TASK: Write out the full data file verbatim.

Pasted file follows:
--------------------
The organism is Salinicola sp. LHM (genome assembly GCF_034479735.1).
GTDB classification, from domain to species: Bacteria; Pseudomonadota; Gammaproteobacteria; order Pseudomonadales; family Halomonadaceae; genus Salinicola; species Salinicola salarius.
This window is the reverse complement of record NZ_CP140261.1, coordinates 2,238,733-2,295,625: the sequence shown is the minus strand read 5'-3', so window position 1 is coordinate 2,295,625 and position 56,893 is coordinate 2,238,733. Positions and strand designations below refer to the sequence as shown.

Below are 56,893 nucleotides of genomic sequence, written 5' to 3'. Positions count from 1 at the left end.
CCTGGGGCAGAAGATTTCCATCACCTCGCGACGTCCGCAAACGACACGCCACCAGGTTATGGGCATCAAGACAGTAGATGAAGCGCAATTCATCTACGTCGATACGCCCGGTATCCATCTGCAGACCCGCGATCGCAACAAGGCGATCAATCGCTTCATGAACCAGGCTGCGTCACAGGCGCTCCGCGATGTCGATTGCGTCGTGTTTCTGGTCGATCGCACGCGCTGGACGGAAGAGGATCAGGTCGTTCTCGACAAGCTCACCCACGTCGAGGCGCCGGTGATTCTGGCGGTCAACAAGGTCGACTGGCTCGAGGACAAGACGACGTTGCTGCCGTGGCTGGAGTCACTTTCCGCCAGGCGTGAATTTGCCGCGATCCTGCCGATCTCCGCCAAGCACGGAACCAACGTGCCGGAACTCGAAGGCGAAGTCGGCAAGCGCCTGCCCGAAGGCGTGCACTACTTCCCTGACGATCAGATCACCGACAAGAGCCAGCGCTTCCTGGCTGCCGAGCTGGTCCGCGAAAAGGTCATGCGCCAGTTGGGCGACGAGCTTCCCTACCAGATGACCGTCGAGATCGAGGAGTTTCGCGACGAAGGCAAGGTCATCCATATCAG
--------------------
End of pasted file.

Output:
The organism is Salinicola sp. LHM (genome assembly GCF_034479735.1).
GTDB classification, from domain to species: Bacteria; Pseudomonadota; Gammaproteobacteria; order Pseudomonadales; family Halomonadaceae; genus Salinicola; species Salinicola salarius.
This window is the reverse complement of record NZ_CP140261.1, coordinates 2,238,733-2,295,625: the sequence shown is the minus strand read 5'-3', so window position 1 is coordinate 2,295,625 and position 56,893 is coordinate 2,238,733. Positions and strand designations below refer to the sequence as shown.

Below are 56,893 nucleotides of genomic sequence, written 5' to 3'. Positions count from 1 at the left end.
CCTGGGGCAGAAGATTTCCATCACCTCGCGACGTCCGCAAACGACACGCCACCAGGTTATGGGCATCAAGACAGTAGATGAAGCGCAATTCATCTACGTCGATACGCCCGGTATCCATCTGCAGACCCGCGATCGCAACAAGGCGATCAATCGCTTCATGAACCAGGCTGCGTCACAGGCGCTCCGCGATGTCGATTGCGTCGTGTTTCTGGTCGATCGCACGCGCTGGACGGAAGAGGATCAGGTCGTTCTCGACAAGCTCACCCACGTCGAGGCGCCGGTGATTCTGGCGGTCAACAAGGTCGACTGGCTCGAGGACAAGACGACGTTGCTGCCGTGGCTGGAGTCACTTTCCGCCAGGCGTGAATTTGCCGCGATCCTGCCGATCTCCGCCAAGCACGGAACCAACGTGCCGGAACTCGAAGGCGAAGTCGGCAAGCGCCTGCCCGAAGGCGTGCACTACTTCCCTGACGATCAGATCACCGACAAGAGCCAGCGCTTCCTGGCTGCCGAGCTGGTCCGCGAAAAGGTCATGCGCCAGTTGGGCGACGAGCTTCCCTACCAGATGACCGTCGAGATCGAGGAGTTTCGCGACGAAGGCAAGGTCATCCATATCAG